The vast majority of free and premium WordPress themes come with their own options panel to help you change commonly used features easily. At the very least themes allow you to upload your own logo, change the website favicon and add your Google Analytics tracking code. Many go above and beyond this and allow you to customise fonts, colours, layouts and much more.
Whenever I review a design I always talk about the options area as it is such an important factor in how you use the theme. A good options panel can also make the difference between it being suitable for WordPress beginners or not.
Not all option panels are created equal though. I’ve spoke before about how some developers have overcomplicated things by creating functions for relatively easy edits. Sometimes these functions restrict the way you use the design rather than enhance it. For example, many options panels allow you to enter your copyright information in the options area. This means that your copyright has to be static. Alternatively, as I will show you tomorrow, by using the date function in your footer template you can automate your copyright so that it updates every year. Unfortunately, you can’t make the copyright automated if you need to enter the details in the options area.
Decisions not Options
When making decisions these are the users we consider first. A great example of this consideration is software options. Every time you give a user an option, you are asking them to make a decision. When a user doesn’t care or understand the option this ultimately leads to frustration.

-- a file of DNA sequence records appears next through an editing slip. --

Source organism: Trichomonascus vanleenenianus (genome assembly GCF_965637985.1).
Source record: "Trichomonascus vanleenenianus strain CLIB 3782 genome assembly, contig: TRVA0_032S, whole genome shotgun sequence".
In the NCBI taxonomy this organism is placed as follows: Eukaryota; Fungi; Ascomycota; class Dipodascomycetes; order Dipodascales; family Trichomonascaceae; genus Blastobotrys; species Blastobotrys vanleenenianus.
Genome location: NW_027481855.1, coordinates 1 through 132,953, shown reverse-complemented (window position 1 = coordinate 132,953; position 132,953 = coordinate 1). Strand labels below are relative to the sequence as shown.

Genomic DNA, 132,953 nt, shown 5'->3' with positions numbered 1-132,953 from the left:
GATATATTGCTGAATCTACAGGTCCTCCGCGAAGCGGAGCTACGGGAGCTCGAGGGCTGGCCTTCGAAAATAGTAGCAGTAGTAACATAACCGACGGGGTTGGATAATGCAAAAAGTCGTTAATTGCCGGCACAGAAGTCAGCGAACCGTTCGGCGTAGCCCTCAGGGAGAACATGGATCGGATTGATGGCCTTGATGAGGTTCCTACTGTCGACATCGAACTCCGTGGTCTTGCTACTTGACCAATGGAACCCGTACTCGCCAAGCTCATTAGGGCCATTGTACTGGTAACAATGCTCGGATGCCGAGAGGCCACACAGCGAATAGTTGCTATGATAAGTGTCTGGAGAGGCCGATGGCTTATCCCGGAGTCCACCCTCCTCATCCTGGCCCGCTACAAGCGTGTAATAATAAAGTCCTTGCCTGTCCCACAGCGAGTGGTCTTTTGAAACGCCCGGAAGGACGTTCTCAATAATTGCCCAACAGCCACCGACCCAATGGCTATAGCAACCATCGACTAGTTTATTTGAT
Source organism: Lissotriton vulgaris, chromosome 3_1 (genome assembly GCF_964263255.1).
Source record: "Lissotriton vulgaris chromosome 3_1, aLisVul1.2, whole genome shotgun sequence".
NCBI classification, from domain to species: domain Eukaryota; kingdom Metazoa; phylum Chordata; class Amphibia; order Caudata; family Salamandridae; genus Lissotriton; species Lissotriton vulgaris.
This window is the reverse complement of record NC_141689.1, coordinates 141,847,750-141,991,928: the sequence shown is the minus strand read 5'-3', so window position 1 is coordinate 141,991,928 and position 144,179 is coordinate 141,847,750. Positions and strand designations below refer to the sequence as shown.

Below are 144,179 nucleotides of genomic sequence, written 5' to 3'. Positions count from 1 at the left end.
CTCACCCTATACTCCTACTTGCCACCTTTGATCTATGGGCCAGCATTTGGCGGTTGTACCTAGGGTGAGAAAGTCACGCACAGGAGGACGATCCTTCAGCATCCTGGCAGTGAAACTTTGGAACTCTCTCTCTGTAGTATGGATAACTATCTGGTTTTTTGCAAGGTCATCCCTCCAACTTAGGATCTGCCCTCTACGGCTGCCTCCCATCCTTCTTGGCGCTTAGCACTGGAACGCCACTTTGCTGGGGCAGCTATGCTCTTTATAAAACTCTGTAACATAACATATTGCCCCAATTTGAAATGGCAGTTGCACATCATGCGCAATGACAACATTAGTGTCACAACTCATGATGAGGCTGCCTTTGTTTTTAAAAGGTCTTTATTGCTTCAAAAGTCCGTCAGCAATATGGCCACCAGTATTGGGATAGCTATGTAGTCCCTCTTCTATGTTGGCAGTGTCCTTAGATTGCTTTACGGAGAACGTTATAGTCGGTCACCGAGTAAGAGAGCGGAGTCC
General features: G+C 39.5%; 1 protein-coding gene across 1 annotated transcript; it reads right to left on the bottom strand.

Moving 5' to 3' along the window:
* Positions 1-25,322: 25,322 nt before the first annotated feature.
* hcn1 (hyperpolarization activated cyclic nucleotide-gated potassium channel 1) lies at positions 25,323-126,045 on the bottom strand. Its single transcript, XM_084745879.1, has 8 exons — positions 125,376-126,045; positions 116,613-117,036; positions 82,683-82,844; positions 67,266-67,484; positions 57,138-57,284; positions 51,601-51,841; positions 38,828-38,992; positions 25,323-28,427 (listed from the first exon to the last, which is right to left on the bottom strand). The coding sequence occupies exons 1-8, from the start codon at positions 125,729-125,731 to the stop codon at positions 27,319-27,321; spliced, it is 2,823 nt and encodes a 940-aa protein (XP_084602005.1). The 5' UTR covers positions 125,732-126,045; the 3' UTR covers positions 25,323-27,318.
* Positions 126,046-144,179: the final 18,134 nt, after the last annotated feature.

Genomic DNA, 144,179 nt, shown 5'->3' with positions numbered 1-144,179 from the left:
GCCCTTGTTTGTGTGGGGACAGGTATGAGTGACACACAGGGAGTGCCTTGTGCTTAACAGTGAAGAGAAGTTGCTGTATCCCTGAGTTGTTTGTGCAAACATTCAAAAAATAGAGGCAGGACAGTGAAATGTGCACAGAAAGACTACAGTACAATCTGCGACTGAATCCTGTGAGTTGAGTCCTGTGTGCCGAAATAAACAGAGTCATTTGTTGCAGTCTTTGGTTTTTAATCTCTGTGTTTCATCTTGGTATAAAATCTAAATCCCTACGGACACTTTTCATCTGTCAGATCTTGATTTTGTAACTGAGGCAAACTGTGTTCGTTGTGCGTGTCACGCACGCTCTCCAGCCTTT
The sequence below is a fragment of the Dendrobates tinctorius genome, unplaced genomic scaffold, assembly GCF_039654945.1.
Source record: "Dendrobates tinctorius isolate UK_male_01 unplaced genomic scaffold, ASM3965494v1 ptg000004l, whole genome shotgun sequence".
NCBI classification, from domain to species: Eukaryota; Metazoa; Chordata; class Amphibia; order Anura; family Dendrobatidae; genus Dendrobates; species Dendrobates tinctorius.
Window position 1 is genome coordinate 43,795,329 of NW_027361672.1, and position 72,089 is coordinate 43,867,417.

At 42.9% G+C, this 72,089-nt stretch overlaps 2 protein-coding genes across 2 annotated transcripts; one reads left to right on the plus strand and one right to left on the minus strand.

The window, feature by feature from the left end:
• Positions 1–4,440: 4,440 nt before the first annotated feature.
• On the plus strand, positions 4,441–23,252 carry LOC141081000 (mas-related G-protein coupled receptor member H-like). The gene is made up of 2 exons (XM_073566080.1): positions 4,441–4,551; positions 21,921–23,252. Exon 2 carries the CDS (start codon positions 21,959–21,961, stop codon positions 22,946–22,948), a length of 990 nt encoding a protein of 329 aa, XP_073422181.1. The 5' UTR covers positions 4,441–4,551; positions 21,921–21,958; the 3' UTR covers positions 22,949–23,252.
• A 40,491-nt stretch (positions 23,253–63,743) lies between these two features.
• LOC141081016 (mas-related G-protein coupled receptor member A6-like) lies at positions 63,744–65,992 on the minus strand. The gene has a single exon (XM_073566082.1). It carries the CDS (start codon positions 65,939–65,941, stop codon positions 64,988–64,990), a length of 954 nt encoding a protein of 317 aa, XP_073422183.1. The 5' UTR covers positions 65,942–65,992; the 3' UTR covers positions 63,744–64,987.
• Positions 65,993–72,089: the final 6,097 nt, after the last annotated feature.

As developers we sometimes feel that providing options for everything is a good thing, you can never have too many choices, right? Ultimately these choices end up being technical ones, choices that the average end user has no interest in. It’s our duty as developers to make smart design decisions and avoid putting the weight of technical choices on our end users.
Andrew hit the nail on the head; many developers are putting too many options in plugins and themes and this can frustrate the user.
The Theme Foundry have also been taking this issue seriously. Andy Adams wrote about how they reviewed every single option in their theme option area and discussed whether they were needed or not. For example, they removed the option that let users define their logo alt text as the site title works just fine for that.
Ironically, after reviewing all of the settings, they ended up with 19 options over the original 16. Andy noted that they had ‘went from loving, to hating, to having a mutually beneficial relationship with options, all in a matter of weeks’.
Although I think too many options can prove a little daunting to users, I feel the real issue is not so much the quantity of options but the value of them. Options that aren’t really needed should be removed in order to improve the user experience. Perhaps all developers should go through each of their options like The Theme Foundry did and review whether the option is really needed. I have no doubt that many developers will be able to justify the inclusion of any option by saying that it helps the user, though I do think that developers should follow this ‘Why should we include this option’ process rather than ‘why not?’.
What are thoughts on WordPress theme and plugin option pages? Do you find too many of theme bloated or would you prefer more options so that the products are more user friendly?
I’d love to hear your opinion on this issue.
Thanks for reading and I hope you all have a great new year :)